I never knew how much single-use plastic I had in my fridge until I started using Bee’s Wrap. Made with sheets of organic cotton coated in a thin layer of beeswax, jojoba oil, and tree resin, it’s designed to store half-eaten food. Items like bell peppers, avocados, and partially used cans of black beans, which I used to shove in plastic baggies or shroud in plastic wrap, I now cover with reusable Bee’s Wrap.
The wraps come in a variety of sizes that can cover everything from half an apple to a baguette. There’s also a collection with button and string closures designed for packing a sandwich. The tacky coating softens under the heat of your hands, so you can form it around your food, then hardens in seconds to hold its shape. It also cleans off easily with the wipe of a sponge.
Just be careful when cleaning them: use only cold water. I made the mistake of scrubbing a sheet too hard in hot water and the beeswax coating began to disintegrate. For this reason, I don’t use the wraps for raw meat or other extra-messy foods. Still, since I began using them for produce, cheese, and lunchtime sandwiches, they’ve put a massive dent in my single-use plastic consumption. I’ve even brought some camping to cover bowls of leftover dinner.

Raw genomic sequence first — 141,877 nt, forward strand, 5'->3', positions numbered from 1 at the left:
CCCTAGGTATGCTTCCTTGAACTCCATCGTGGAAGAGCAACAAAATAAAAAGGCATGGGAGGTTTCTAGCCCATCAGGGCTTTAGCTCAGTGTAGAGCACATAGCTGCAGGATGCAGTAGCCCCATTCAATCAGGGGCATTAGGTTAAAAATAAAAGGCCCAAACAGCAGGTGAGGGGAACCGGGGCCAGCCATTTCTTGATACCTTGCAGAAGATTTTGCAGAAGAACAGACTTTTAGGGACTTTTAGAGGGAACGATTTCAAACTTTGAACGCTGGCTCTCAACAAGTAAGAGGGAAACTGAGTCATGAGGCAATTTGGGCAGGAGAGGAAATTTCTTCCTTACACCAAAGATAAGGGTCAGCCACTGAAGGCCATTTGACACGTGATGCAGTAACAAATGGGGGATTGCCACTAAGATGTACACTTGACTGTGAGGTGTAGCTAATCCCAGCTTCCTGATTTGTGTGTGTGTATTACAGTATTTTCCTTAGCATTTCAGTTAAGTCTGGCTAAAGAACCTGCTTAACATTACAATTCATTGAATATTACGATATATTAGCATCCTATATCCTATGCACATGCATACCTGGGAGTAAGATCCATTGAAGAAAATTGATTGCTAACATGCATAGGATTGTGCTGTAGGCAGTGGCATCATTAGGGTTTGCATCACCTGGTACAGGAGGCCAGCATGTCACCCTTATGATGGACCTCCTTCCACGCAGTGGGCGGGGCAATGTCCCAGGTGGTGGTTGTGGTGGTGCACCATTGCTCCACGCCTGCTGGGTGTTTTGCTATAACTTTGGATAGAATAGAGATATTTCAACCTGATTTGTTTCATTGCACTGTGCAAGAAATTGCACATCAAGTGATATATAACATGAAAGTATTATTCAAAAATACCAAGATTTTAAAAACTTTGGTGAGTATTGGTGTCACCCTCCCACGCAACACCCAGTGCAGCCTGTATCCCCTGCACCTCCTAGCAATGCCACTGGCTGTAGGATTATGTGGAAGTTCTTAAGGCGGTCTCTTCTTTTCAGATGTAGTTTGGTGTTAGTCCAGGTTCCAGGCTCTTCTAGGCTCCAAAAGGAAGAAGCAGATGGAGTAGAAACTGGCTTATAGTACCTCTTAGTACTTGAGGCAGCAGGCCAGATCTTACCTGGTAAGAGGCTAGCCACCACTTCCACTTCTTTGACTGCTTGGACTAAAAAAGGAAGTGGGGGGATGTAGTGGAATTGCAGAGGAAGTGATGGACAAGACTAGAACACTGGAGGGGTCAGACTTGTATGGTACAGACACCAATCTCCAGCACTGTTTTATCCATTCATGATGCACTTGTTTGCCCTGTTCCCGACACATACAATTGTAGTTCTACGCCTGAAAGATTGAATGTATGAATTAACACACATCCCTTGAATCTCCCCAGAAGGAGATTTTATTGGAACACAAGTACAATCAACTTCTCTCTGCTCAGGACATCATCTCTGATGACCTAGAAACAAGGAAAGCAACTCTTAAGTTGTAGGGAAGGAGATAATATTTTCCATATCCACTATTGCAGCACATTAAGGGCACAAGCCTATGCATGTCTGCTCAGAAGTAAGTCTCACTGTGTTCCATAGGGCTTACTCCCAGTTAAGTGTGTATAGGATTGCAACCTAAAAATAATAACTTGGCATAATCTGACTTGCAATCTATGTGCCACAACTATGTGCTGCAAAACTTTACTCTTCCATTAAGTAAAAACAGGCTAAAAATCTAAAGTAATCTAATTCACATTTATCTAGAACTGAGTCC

A set of three (two small, one large) costs $18, and a variety pack (two small, two medium, two large, one bread-loaf size) costs $42. This is significant compared to a roll of plastic wrap but undoubtedly comes out cheaper when you consider how many times you’ll use each piece over the course of a year. The company says that each wrap lasts up to a year with regular use. When they start to wear out, cut them up and stick them in the compost bin, where they’ll degrade naturally.
Frequently, making the sustainable, environmentally friendly choice is either expensive or time-consuming. Bee’s Wrap is neither, so it’s a no-brainer.
Support Outside Online
Our mission to inspire readers to get outside has never been more critical. In recent years, Outside Online has reported on groundbreaking research linking time in nature to improved mental and physical health, and we’ve kept you informed about the unprecedented threats to America’s public lands. Our rigorous coverage helps spark important debates about wellness and travel and adventure, and it provides readers an accessible gateway to new outdoor passions. Time outside is essential—and we can help you make the most of it. Making a financial contribution to Outside Online only takes a few minutes and will ensure we can continue supplying the trailblazing, informative journalism that readers like you depend on. We hope you’ll support us. Thank you.